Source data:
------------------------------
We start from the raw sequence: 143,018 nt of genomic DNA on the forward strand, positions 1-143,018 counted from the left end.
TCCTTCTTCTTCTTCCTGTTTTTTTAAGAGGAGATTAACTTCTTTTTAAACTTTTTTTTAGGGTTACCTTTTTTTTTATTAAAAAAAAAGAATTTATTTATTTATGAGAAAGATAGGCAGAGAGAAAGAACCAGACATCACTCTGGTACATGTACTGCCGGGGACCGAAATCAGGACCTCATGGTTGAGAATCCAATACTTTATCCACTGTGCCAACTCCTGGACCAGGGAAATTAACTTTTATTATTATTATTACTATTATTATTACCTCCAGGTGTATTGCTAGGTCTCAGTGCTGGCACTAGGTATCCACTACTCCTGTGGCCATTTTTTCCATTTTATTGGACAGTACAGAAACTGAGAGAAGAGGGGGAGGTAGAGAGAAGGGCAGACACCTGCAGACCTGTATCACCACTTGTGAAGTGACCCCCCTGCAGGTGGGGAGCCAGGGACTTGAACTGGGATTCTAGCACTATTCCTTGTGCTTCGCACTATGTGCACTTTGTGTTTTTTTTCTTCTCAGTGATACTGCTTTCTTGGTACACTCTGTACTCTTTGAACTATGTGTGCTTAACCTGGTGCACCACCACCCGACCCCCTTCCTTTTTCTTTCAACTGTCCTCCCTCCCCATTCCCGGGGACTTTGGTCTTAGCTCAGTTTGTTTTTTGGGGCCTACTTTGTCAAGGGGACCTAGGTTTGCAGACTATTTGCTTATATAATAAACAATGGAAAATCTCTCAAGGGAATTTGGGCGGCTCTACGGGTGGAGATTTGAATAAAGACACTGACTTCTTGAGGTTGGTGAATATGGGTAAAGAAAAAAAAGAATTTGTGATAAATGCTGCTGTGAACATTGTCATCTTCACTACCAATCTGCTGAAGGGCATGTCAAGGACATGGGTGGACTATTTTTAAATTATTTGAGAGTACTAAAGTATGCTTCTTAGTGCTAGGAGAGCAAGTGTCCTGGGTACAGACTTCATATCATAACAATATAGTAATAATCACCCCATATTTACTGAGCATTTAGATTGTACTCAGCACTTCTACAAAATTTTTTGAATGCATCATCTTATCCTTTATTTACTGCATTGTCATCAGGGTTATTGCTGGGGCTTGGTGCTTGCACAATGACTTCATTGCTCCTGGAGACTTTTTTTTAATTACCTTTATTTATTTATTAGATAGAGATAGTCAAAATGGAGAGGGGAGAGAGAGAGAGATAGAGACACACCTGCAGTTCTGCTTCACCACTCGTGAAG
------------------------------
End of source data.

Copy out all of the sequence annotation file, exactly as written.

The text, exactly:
We start from the raw sequence: 143,018 nt of genomic DNA on the forward strand, positions 1-143,018 counted from the left end.
TCCTTCTTCTTCTTCCTGTTTTTTTAAGAGGAGATTAACTTCTTTTTAAACTTTTTTTTAGGGTTACCTTTTTTTTTATTAAAAAAAAAGAATTTATTTATTTATGAGAAAGATAGGCAGAGAGAAAGAACCAGACATCACTCTGGTACATGTACTGCCGGGGACCGAAATCAGGACCTCATGGTTGAGAATCCAATACTTTATCCACTGTGCCAACTCCTGGACCAGGGAAATTAACTTTTATTATTATTATTACTATTATTATTACCTCCAGGTGTATTGCTAGGTCTCAGTGCTGGCACTAGGTATCCACTACTCCTGTGGCCATTTTTTCCATTTTATTGGACAGTACAGAAACTGAGAGAAGAGGGGGAGGTAGAGAGAAGGGCAGACACCTGCAGACCTGTATCACCACTTGTGAAGTGACCCCCCTGCAGGTGGGGAGCCAGGGACTTGAACTGGGATTCTAGCACTATTCCTTGTGCTTCGCACTATGTGCACTTTGTGTTTTTTTTCTTCTCAGTGATACTGCTTTCTTGGTACACTCTGTACTCTTTGAACTATGTGTGCTTAACCTGGTGCACCACCACCCGACCCCCTTCCTTTTTCTTTCAACTGTCCTCCCTCCCCATTCCCGGGGACTTTGGTCTTAGCTCAGTTTGTTTTTTGGGGCCTACTTTGTCAAGGGGACCTAGGTTTGCAGACTATTTGCTTATATAATAAACAATGGAAAATCTCTCAAGGGAATTTGGGCGGCTCTACGGGTGGAGATTTGAATAAAGACACTGACTTCTTGAGGTTGGTGAATATGGGTAAAGAAAAAAAAGAATTTGTGATAAATGCTGCTGTGAACATTGTCATCTTCACTACCAATCTGCTGAAGGGCATGTCAAGGACATGGGTGGACTATTTTTAAATTATTTGAGAGTACTAAAGTATGCTTCTTAGTGCTAGGAGAGCAAGTGTCCTGGGTACAGACTTCATATCATAACAATATAGTAATAATCACCCCATATTTACTGAGCATTTAGATTGTACTCAGCACTTCTACAAAATTTTTTGAATGCATCATCTTATCCTTTATTTACTGCATTGTCATCAGGGTTATTGCTGGGGCTTGGTGCTTGCACAATGACTTCATTGCTCCTGGAGACTTTTTTTTAATTACCTTTATTTATTTATTAGATAGAGATAGTCAAAATGGAGAGGGGAGAGAGAGAGAGATAGAGACACACCTGCAGTTCTGCTTCACCACTCGTGAAG